• Max says:

        “Maybe the protein from a McDonalds hamburger is just as good as the protein from _____”

        Hmm, why did you mention the protein and not the fat and the carbs? Is it because you know that the saturated fat and the empty carbs in a McDonalds hamburger are worse than the unsaturated fat and complex carbs in other foods?

      • GoneWithTheWind says:

        Max, Do you consume any fats and oils? Your body requires them. In fact you will die without them. Unless you are a vegetarian I assume you eat meat. A McDonalds burger is just meat. Most people who dislike McDonalds but are unable to explain why eat hamburger at home. They generally have no clue as to why exactly because the burger is served at McDonalds it is somehow “poison” while the hamburger they eat at home is nutricious.

        The entire saturated/unsaturated fats discussion is steeped in mysticism and superstition. When I was young we were told to not eat butter because the fats were bad for you but instead to eat margarine and that it was better for you. Years later they decided that indeed margarine is worse then butter. I think today the great minds and scientists who have been wrong on everything decided neither one is good for you. But the fact remains that here in the U.S. all adults were brought up eating margarine, butter, hamburger, pork, etc. and we once again this year broke records on longevity. Why is that? Is saturated fat bad for everyone or only bad for people with a genetic predisposition to have high cholesterol. Did these ever-failing pseudo-scientists once again conflate the fact that with some diseases certain food are bad for you with the concept that those same foods are bad for everyone?

        Empty carbs!!! You are kidding, right? Do you EVER eat bread at home? Why would you eat those “empty carbs”? What is a full carb? Presumably you mean apples or sweet potatoes (both very good foods). But what if you are already getting 100% of your MDA of vitamins and minerals and you need calories? Hmmmmm! I suppose even then you want “full carbs”. Give me a break! In the Western world our diets are so full of vitamins and minerals that only those people who follow a self-limiting diet need more vitamins and minerals. And I hope you are aware that some vitamins and mineral in excess are harmful/toxic.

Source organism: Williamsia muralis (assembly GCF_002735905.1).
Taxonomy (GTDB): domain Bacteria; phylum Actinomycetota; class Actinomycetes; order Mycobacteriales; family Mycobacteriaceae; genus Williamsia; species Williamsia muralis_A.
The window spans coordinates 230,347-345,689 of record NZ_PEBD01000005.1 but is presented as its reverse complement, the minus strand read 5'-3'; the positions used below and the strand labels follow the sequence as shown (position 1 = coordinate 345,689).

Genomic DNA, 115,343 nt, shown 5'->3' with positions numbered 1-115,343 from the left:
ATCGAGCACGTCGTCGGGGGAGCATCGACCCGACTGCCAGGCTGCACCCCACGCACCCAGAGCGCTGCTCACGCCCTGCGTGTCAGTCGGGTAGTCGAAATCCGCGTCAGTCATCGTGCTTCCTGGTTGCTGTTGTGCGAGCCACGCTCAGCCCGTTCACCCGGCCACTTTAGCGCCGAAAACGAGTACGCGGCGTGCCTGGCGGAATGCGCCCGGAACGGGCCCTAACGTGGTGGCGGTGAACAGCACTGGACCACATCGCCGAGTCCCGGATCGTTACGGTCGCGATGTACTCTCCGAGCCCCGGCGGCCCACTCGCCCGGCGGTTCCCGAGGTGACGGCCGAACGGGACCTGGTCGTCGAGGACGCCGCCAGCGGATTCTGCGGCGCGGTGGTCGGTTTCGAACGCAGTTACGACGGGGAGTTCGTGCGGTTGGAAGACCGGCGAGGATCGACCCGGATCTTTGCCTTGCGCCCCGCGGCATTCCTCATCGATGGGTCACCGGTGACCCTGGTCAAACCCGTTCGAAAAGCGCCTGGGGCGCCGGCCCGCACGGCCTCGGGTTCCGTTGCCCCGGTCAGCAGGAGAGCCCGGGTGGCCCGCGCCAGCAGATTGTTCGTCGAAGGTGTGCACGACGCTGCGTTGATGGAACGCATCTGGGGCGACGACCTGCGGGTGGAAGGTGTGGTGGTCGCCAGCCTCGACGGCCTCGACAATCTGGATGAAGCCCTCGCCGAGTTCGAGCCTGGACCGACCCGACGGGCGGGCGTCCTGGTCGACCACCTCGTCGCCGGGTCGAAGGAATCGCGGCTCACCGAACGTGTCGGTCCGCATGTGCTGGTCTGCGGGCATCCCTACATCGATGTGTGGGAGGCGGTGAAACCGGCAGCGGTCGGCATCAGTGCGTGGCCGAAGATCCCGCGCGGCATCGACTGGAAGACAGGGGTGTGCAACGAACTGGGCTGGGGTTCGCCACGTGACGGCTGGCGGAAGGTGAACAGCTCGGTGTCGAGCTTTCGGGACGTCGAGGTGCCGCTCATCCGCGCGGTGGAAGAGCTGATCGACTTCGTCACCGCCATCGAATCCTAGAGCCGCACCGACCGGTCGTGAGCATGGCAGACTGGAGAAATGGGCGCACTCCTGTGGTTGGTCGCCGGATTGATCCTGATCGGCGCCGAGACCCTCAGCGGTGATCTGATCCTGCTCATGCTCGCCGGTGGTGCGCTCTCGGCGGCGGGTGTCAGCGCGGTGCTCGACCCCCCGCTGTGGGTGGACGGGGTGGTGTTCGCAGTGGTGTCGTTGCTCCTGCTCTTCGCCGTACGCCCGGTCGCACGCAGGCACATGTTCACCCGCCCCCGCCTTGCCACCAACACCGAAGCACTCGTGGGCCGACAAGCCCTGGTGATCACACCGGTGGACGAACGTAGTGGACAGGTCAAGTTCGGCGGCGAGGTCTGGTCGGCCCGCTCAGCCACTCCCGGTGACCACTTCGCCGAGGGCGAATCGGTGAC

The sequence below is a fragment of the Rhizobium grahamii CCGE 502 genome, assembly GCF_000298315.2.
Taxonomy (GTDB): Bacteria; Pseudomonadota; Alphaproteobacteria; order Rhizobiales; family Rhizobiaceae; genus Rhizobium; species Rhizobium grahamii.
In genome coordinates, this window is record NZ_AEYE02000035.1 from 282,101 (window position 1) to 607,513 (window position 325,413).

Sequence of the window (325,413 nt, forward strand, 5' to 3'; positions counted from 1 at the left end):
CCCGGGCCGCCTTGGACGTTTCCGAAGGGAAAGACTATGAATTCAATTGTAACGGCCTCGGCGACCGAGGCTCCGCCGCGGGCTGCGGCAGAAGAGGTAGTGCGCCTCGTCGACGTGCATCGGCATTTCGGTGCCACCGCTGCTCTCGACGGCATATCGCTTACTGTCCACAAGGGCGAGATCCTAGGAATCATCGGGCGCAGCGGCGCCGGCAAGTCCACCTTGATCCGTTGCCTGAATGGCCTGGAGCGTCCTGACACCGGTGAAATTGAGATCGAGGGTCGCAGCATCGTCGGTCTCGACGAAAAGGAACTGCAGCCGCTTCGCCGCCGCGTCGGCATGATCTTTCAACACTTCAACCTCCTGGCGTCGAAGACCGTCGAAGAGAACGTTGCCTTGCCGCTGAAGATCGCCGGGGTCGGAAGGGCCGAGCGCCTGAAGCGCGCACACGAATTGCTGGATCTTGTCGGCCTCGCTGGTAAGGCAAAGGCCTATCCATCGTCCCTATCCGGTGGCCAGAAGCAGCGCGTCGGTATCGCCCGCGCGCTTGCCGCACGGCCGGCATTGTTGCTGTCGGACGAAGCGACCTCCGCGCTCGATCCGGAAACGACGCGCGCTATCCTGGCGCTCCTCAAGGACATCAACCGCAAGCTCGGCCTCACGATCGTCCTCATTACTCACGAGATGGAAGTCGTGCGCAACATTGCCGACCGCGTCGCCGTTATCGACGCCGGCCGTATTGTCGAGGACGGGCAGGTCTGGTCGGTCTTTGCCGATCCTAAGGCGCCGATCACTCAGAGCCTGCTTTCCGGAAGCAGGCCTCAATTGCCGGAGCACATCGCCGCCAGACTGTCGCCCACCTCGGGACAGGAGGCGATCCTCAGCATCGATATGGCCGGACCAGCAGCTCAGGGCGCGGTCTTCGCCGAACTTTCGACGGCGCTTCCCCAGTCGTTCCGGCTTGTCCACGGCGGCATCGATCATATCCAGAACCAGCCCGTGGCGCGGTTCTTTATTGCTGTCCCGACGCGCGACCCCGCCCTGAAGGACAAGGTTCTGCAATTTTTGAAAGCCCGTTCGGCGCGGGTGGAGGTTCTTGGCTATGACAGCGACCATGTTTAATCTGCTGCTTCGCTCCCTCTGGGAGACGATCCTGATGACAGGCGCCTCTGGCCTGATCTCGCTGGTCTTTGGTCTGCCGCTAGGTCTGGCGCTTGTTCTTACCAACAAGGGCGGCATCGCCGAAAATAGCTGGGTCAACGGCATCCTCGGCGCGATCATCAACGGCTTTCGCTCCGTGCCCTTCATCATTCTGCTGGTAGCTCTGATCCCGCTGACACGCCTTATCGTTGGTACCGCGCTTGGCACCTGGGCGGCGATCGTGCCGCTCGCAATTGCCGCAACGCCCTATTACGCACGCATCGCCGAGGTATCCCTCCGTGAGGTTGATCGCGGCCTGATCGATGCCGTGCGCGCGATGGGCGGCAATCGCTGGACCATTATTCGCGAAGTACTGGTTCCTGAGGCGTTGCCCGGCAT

• Max says:

        I’m still curious why you mentioned protein and not fat and carbs. Would you go further and say that the protein, fat, and carbs from a McDonalds hamburger are just as good as the protein, fat, and carbs from, say, salmon and couscous?

      • I think Marcel in part was commenting about YOU, not just Supersize Me, as far as “intent.”

  13. GoneWithTheWind says:

    Two points: I remain unconvinced that the entire fat arguement (i.e that some fats are magic while others will kill you) has been proven or even has enough evidence to warrant changing habits just to be on the safe side. There are people who are born with a gentic predisposition to create too much cholesterol in their blood. They have a serious health problem that can only be helped by diet and some serious medication. Often they are advised to completely avoid saturated fats and cholesterol in their diet and since fats are essential for life they are advised to use unsaturated fats. Does that advice translate to every person on earth? Will saturated fats kill you? If you believe that then you have a steep burden of proof. There are literally billions of people on earth eating saturated fats who live as long as those people who substitute unsaturated fats. So is salmon better for you then a hamburger? How many hamburgers does it take to kill me and how much longer will I live for each salmon meal I consume? That is your challenge! That is the question you cannot answer. Until you can answer that then you have no business implyng that a McDonalds hamburger is “bad” for you while salmon is “good”.
    Make no mistake I am aware of the many books, websites, doctors and pundits who are preaching this particular “good food, bad food” religion. What I am saying is they are either simply ignorant or they are scamming you. There is no “magic” food. And there are no bad foods. Eat a varied diet and avoid fad diets or restrictive diets and you will be eating healthy. If you have a disease that requires a specific diet then by all means follow your doctors advice.

  14. Mark Vaughan says:

    Great article. Although only one experiment (not yet repeated, but thoroughly documented should one want to repeat it), you can see what happens when a control burger (organic home made beef burger made to the same specifications as a fast food burger) is placed in a humid environment with a McDonalds Burger, Burger King Burger and an organic tomato here:
    Another experiment is underway to test the drying out theory, it can be found here:

  15. Newsflash, folks: McD’s rots. Including the fries.

    I set up an experiment controlling for the following variables:

    moisture (3 levels)
    2 types of fats (McD’s veggie oil blend vs. beef tallow in homemade fries)
    salt content
    homemade burgers and fries vs. McD’s.

    You can see the results in video right here:

    Heaven forbid the media catch onto reality.

  16. Max says:

    The Big Mac buns contain preservatives calcium propionate and sodium propionate, same as packaged bread, so fast food does use preservatives.